So Jesus begins speaking in parables to give concrete examples and metaphors in order to explain the Kingdom of God, not only so those who had gathered that day could understand, but so we could understand, as well.  He begins with the parable of the sower, which is this morning’s passage.  The parable of the sower kicks of a series of planting-related parables – the parable of the weeds among the wheat, the parable of the mustard seed and the parable of the yeast.

The point Jesus is trying to make with the parable of the sower is that God’s word will do nothing to us if we are not ready to receive it.  In the same way that a seed will not grow in the ground if the ground is not ready to receive it – if the soil is not good – we will not be able to grow in our faith and spread the Gospel without ensuring first that our soil is nutrient-rich.

Let’s get back to my original issue with this particular parable.  At first glance, it appears that if you do not have nutrient-rich soil that you will not be able to nurture growth in your faith and in the Gospel.  But what about those of us with rocky soil?  That are on a path with no soil?  That are surrounded by thorns?  What about those of us that do not have a strong foundation in faith?  That have a lot of questions?  That doubt more than we believe?  That have made mistakes?  That did not have the privilege of growing up in a household where going to church was part of our lives?

It is naïve to think that all we have to do is proclaim a belief in Christ in order to have nutrient-rich soil so we can nurture God’s word and let is grow in our lives.  I would argue that many of us likely do proclaim a belief in Christ and do not always think we have nutrient-rich soil in which to receive and nurture God’s word.

But, actually, I think that might be the point.

You see, it is not about what we are planting – it is about the soil in which we are planting it in.  The point of this parable is not to “weed out” (sorry, bad pun) the Christians with good soil from the Christians with bad soil.  The point is that we all have to nurture our soil before we stand a chance at nurturing growth within it.  So often we focus on how the seed is growing and what it is producing when we should be focusing on what we are planting that seed in in the first place.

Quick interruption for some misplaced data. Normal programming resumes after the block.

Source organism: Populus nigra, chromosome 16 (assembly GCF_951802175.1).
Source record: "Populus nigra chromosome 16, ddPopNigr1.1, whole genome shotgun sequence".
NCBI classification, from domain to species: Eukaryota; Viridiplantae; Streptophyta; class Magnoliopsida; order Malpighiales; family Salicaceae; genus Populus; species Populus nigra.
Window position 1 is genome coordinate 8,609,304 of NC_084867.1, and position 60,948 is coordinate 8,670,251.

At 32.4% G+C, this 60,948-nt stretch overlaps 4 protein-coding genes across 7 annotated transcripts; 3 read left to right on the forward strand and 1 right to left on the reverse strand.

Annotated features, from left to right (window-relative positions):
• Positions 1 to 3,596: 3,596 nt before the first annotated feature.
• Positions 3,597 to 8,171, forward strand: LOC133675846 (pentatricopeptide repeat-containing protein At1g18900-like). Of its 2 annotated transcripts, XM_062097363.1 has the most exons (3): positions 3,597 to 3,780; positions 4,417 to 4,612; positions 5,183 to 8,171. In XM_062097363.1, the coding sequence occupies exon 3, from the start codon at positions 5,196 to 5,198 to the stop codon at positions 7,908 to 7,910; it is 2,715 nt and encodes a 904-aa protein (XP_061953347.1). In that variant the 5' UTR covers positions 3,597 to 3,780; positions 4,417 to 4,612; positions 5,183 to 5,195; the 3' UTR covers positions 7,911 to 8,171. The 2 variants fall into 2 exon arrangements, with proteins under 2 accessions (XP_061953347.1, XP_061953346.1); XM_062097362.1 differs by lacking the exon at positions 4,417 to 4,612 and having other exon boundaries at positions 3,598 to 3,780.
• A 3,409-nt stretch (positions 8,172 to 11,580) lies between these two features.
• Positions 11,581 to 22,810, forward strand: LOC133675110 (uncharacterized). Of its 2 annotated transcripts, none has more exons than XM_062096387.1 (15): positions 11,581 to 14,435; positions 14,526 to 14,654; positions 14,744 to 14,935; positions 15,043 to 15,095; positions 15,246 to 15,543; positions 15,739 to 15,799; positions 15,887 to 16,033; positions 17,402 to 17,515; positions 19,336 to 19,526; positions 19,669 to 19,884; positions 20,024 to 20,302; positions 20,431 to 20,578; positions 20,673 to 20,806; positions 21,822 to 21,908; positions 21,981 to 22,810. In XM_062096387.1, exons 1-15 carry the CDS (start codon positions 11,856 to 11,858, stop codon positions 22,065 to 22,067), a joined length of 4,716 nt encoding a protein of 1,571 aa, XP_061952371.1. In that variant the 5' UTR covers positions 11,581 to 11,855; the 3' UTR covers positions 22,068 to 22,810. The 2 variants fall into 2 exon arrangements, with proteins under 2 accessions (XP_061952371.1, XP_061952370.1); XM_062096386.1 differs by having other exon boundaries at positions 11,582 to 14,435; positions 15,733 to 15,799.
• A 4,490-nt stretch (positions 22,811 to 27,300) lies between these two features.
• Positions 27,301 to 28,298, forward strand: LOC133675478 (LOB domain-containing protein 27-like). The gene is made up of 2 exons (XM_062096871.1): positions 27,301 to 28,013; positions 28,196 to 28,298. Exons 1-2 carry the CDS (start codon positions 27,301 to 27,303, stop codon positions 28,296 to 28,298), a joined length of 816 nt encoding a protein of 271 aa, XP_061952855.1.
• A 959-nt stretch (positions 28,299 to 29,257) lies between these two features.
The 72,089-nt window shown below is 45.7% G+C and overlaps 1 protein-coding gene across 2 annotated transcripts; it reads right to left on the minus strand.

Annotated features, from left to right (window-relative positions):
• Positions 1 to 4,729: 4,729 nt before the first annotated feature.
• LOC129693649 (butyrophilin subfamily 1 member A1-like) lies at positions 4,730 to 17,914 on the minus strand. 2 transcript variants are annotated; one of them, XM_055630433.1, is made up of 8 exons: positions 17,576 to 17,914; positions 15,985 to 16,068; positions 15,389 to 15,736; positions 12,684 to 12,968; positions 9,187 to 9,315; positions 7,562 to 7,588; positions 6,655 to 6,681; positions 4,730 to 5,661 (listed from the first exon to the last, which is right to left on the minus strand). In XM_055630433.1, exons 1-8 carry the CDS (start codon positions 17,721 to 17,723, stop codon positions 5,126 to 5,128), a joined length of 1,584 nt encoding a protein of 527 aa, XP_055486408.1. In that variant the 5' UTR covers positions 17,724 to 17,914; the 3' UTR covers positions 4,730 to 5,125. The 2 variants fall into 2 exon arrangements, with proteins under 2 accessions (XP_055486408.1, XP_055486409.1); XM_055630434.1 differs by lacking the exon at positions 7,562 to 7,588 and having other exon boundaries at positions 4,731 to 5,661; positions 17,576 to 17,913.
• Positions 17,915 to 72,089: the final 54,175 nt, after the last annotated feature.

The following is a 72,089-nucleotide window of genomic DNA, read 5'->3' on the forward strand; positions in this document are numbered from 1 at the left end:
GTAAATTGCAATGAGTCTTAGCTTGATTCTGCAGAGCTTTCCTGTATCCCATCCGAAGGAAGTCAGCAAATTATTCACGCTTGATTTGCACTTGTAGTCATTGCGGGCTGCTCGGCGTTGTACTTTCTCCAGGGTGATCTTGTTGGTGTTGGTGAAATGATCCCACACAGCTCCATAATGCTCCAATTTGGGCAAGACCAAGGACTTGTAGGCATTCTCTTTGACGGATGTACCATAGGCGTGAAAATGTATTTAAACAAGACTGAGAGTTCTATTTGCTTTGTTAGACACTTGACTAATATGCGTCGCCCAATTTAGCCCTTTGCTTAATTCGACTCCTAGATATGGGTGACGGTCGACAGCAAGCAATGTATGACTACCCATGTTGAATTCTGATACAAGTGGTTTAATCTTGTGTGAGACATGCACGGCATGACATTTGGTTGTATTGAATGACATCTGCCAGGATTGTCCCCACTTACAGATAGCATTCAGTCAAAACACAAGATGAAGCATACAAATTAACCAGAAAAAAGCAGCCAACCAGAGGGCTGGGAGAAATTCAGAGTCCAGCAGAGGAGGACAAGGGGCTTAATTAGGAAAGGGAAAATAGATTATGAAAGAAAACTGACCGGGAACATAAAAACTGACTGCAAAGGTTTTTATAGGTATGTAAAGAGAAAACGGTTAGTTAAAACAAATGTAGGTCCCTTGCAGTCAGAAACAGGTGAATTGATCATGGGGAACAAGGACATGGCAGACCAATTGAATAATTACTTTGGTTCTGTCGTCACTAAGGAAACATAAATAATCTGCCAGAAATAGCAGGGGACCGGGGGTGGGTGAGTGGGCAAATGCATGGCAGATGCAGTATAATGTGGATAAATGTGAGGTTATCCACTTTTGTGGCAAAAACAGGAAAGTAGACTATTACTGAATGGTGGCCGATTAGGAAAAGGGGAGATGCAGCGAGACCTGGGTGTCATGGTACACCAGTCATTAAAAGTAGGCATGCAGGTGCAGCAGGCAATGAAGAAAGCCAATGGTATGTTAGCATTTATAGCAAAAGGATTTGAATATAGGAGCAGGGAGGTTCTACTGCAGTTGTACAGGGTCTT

We need to be focusing on the soil.

In other words, it is okay if we have not-so-good soil.  That is not the point – the point is that we can nurture our soil.  But that is where we have to start.  Not with the seeds – with the soil.

So we proclaim ourselves to be Christian.  Great!  But now what?  Christianity does not come with a shiny badge and a bag of nutrient-rich soil for us to plant seeds in.  It does, however, come with the promise of redemption and reconciliation and a Gospel that will challenge, comfort and strengthen us as we seek to learn and grow that so we can provide nutrients to the soil that we already have.

It is not about the seeds at all, it is about what we are planting them in.  And, as Christians, we have to do the hard work that is required to nurture our own soil before we even think about planting a single thing.  The message of the Gospel and the Kingdom of God that it invites us into will do nothing if we are not able to cultivate it in our own lives.

So the question is – how do we nurture our own soil?

In many ways, I think this time of social distancing has allowed us to get back to basics at the church.  Without the usual the flurry of activities (while I dearly miss them!) we have been allowed to focus on what brings us together in the first place – our faith, as Christians.